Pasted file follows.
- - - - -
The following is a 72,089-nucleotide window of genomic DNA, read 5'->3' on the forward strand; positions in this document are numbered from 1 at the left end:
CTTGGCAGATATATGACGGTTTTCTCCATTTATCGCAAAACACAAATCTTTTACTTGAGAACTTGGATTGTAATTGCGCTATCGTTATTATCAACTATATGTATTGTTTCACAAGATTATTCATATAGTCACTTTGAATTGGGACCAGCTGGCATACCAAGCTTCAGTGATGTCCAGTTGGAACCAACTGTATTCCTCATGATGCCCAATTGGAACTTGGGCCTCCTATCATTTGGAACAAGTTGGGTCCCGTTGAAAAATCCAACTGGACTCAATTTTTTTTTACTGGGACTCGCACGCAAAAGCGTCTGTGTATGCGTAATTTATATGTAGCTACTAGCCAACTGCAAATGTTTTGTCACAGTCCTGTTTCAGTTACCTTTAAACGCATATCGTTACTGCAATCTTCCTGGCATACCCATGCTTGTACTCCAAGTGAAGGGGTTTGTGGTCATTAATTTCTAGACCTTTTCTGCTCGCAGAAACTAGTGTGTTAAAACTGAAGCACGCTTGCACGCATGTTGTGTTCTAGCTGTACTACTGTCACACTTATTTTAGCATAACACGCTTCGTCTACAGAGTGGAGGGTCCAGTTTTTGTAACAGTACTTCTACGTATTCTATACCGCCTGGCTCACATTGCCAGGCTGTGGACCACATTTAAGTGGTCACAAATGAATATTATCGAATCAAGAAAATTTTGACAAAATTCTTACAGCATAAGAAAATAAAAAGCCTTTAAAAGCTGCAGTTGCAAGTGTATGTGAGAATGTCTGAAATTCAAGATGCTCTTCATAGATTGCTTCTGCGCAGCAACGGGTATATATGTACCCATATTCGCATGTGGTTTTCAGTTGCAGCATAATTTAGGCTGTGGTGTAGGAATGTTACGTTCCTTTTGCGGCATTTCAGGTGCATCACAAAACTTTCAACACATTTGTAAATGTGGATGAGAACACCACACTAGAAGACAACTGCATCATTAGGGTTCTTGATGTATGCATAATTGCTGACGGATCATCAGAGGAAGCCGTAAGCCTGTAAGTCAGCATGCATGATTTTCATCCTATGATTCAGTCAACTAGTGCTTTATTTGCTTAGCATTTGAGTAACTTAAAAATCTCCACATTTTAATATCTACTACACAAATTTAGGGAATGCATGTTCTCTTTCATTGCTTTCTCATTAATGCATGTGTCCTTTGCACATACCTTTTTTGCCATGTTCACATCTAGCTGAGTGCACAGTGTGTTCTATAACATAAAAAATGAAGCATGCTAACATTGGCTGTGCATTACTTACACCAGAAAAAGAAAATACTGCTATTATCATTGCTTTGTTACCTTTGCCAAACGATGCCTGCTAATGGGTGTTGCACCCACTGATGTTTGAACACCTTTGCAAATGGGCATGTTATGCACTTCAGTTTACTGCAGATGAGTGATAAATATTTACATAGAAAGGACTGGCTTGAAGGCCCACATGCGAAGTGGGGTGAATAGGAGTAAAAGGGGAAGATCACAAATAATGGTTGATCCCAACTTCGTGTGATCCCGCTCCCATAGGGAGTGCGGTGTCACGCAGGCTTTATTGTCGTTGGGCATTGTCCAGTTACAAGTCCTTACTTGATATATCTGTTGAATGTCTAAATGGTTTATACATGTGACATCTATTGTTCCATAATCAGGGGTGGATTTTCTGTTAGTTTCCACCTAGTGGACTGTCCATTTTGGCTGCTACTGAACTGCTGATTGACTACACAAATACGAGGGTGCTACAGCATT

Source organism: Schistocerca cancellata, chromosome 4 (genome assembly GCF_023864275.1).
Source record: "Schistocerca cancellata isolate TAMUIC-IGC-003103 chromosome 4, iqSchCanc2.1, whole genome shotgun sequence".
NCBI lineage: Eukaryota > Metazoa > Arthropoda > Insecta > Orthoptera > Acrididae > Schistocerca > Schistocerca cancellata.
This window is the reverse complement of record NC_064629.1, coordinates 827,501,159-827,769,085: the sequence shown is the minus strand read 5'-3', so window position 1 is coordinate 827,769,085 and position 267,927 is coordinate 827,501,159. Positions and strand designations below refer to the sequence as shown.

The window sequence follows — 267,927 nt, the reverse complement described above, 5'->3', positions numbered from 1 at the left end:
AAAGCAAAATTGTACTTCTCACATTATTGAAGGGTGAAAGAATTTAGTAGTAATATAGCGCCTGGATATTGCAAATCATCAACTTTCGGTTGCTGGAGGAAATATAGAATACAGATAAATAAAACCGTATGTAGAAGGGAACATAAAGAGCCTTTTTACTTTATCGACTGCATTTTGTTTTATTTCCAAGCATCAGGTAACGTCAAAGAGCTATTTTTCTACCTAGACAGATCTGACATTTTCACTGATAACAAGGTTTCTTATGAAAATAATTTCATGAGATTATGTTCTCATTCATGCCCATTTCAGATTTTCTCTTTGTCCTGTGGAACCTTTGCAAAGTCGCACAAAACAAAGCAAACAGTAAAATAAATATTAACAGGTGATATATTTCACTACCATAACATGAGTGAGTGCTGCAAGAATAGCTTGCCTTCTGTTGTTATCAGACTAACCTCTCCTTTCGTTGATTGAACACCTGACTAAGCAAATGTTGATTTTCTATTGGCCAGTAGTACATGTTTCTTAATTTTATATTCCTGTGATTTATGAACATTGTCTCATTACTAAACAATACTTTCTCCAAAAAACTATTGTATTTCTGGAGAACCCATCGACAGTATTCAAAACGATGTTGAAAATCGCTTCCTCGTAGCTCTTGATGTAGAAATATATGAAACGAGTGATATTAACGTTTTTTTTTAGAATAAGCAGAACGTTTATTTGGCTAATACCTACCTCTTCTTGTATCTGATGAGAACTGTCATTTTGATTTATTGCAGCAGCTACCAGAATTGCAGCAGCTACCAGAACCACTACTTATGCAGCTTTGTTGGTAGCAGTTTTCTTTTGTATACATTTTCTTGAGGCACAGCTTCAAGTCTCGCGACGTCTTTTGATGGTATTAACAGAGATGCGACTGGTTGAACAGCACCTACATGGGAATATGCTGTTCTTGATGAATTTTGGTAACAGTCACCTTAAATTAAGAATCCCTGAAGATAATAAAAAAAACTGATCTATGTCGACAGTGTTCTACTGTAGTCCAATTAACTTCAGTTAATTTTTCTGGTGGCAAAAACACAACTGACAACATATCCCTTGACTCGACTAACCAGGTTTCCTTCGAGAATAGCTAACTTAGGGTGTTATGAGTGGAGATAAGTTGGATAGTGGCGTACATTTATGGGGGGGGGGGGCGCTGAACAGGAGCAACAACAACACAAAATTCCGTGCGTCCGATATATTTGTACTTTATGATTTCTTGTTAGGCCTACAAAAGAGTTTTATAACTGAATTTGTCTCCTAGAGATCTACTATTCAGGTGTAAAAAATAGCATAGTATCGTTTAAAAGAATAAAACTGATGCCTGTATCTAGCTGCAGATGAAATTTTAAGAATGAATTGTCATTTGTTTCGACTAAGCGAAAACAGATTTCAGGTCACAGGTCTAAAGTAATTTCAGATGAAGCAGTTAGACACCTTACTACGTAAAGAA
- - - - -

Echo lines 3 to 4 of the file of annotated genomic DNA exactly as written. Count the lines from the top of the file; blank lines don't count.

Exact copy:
Source organism: Schistocerca cancellata, chromosome 4 (genome assembly GCF_023864275.1).
Source record: "Schistocerca cancellata isolate TAMUIC-IGC-003103 chromosome 4, iqSchCanc2.1, whole genome shotgun sequence".